In the prison, Lila looked at me and smiled, remembering a kind lady who once taught her in Sunday School. "I was so naughty and she was so patient with me. I wish I could thank her. It's so horrible being pushed to the ground and hand cuffed. I felt like my life was over when I came to prison. Then I remembered that lady teaching me the song, "This little light of mine", and I kept thinking about it. And I came to chapel because I wondered if maybe I still have some light in me somewhere. Maybe she could see it. Do you think so?"

I assured her the teacher did see a spark of light in her as a child. Every Monday at the prison I continue to fan into flames the hope a Sunday School teacher planted in Lila's heart. Lila will spend many years in prison, but her chains are gone. She's been set free.

Every time you love a child you participate in prison ministry. The child you love today will need hope on a dark, ugly day when they're pushed to the ground by sin and shackled by a heavy burden. Tuck a spark of hope in the pocket of their jacket to light their way.

Thursday, December 4, 2014

The Preacher's Peppermints

When the children tired of playing in the church yard, Leo Norton, our preacher, always had a big pocketful of peppermints for us. Week after week, he teased and laughed with us as we scrambled around him for candy.

If there's a new product with the word peppermint on the wrapper, I'm sold. Maybe it represents love, maybe it represents my childhood, or maybe I just like peppermint, but this year when I lit a new candle scented like peppermint, I laughed. Happy, grateful tears were soaking my face.

That feeling of splashing up out of the waters of baptism and being welcomed by his big tight hug.  His quiet, patient voice as he weekly buried treasures of truth in my little girl mind. The pleasure in his eyes as he handed me an award for camper of the week and said, "Well done, kiddo." The sight of his big hands sliding into giant pockets and pulling out a handful of peppermints.

Many years later, long after his death, I realized it was no accident that every Sunday his pockets were full of peppermints. It took preparation and forethought. As he jotted the word peppermints on a grocery list or as he emptied the bag of candy into his pockets, he smiled and prayed for us. He knew far better than we did the importance of a tiny peppermint candy when God's love is behind it.

By training us to trust him for peppermints, he taught us to trust God's people when we had a need. By training us to see church as a place of fun and wonder, he taught us to be steadfast in our faith. By training us to love and respect him, he taught us to love and respect others.

That pocketful of peppermints was God's love made visible and a preacher's prayers made tangible.

Then Jesus said, "Love one another as I have loved you."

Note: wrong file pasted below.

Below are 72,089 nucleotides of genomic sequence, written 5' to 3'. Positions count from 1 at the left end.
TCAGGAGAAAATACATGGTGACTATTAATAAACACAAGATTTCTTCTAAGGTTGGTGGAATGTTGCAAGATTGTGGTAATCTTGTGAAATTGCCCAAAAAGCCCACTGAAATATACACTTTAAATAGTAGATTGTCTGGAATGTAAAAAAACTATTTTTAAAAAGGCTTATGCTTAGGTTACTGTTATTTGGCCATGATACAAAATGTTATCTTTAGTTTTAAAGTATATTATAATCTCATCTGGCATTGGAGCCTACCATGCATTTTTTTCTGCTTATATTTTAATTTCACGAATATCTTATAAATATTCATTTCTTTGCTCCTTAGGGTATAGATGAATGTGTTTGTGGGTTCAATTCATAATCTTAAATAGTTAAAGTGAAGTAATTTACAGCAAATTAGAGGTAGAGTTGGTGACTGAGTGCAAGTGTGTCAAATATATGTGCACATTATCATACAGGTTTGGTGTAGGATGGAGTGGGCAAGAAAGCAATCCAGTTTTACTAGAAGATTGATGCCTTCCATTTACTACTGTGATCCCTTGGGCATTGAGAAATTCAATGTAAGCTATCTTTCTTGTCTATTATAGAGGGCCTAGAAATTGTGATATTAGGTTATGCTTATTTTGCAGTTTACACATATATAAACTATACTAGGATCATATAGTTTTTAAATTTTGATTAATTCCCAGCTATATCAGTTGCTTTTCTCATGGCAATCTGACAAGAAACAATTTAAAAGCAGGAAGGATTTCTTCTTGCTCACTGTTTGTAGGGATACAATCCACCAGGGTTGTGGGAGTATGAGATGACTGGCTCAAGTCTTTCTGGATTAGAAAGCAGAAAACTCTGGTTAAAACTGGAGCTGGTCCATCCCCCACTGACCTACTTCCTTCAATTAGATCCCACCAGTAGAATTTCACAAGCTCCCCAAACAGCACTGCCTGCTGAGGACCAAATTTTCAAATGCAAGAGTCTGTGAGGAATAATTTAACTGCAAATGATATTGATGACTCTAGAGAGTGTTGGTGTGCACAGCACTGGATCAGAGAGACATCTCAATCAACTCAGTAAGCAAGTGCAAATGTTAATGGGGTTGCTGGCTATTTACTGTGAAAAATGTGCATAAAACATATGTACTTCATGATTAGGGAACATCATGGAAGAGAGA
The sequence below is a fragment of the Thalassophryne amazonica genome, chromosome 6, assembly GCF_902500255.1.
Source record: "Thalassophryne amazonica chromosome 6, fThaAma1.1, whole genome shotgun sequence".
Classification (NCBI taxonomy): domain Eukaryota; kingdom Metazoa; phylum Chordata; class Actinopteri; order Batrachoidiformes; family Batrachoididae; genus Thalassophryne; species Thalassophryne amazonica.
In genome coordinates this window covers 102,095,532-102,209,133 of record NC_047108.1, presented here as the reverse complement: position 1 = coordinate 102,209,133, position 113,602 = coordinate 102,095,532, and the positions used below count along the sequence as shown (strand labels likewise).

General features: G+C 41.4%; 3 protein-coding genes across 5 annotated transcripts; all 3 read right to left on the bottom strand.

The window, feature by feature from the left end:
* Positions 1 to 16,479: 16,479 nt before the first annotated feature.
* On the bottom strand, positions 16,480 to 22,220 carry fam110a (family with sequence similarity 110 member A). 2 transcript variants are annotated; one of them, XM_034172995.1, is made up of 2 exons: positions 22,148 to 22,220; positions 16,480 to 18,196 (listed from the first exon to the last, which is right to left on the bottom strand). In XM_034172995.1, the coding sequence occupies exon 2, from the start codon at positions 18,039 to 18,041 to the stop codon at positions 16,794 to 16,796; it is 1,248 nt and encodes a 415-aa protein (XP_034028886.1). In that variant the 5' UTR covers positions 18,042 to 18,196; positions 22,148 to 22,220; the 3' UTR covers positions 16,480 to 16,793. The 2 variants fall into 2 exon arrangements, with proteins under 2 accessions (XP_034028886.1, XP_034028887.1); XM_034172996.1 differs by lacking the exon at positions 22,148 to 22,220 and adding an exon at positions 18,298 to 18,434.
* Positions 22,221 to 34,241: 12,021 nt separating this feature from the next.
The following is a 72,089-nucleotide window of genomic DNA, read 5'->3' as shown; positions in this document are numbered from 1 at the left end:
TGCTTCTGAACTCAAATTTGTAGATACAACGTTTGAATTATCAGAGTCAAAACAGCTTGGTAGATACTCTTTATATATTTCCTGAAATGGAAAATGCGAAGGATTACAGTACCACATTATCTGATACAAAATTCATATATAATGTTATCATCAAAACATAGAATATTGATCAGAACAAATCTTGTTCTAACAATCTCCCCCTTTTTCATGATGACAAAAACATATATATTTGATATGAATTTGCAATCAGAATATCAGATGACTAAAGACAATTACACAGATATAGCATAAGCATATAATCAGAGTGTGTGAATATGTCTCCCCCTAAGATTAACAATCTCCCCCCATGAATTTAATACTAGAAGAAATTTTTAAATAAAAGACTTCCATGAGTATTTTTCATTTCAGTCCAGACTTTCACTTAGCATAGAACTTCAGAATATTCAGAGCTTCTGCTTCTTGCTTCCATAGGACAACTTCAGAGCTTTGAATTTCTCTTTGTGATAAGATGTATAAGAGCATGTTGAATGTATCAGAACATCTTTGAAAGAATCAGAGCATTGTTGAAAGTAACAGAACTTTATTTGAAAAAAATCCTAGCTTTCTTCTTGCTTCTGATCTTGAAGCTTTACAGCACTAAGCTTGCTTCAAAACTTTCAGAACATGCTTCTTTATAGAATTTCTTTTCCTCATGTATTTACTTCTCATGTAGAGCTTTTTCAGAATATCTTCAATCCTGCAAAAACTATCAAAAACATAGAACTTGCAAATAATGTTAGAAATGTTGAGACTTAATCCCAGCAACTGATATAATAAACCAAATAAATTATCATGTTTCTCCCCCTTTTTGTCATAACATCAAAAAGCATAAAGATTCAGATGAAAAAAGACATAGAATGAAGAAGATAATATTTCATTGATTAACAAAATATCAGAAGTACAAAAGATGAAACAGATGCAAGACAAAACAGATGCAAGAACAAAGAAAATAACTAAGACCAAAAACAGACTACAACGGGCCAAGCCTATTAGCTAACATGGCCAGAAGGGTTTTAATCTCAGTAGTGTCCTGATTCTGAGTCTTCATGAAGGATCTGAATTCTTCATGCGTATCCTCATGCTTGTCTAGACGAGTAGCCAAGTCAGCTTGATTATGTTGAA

Monday, December 1, 2014

My Mother's Home

After many years of living and traveling in a motor home, my parents have moved into a home made for solid ground. It's easier for them while my father is traveling through a battle with cancer. 

"Your mom must be so glad to finally have a home," a friend shared. I laughed.

This friend does not know my parents. My mother's home is wherever my father is. Being together is home. Camping out, staying in a motel, visiting children or grandchildren, or in the snowbird park where they winter, they always feel right at home.

Together my parents built a home out on the farm and changed their world one person at a time, one day at a time, for over fifty years. Long after the house and land were sold, their life of adventure, serving God's purposes, has continued.

A bag of grapes and some homemade cookies in the cooler, shared memories, old family sayings and routines combine to set up a temporary home wherever they have traveled. The familiar keeps them comfortable, peaceful, ready for different circumstances and enjoying people. They like to be together on a new adventure.

A homeless man in our city frequents a corner on the route to my house.  If no cars are behind me, I usually talk to him for a few minutes. He always grins and waves at me. He plans to be traveling on soon, but for a little while, this is his home. He makes a fairly good living here, but he hopes to go where it's warmer.

I know a lady who never slept in a bed until in her thirties when she went to prison. She travels in and out of the prison system and I'm always glad to see her. I welcome the opportunity to remind her she is loved, to caution her about taking her medicines, to guide her feet back to solid ground. "I'm home," she will say as she walks into the prison chapel. She likes to be where it's safe, where she's loved.

"This world is not my home. I'm just a passin' through." My family used to sing the old gospel song on stage after stage as we traveled around during my childhood. The song is engraved on my heart and when life gets troublesome, the words are a reminder that wherever my heavenly Father is, that is home. He is my strong tower, my refuge, my solid ground.

"Softly and tenderly, Jesus is calling, calling for you and for me. See on the portals, He's waiting and watching, watching for you and for me. Come home. Come home. Ye who are weary, come home."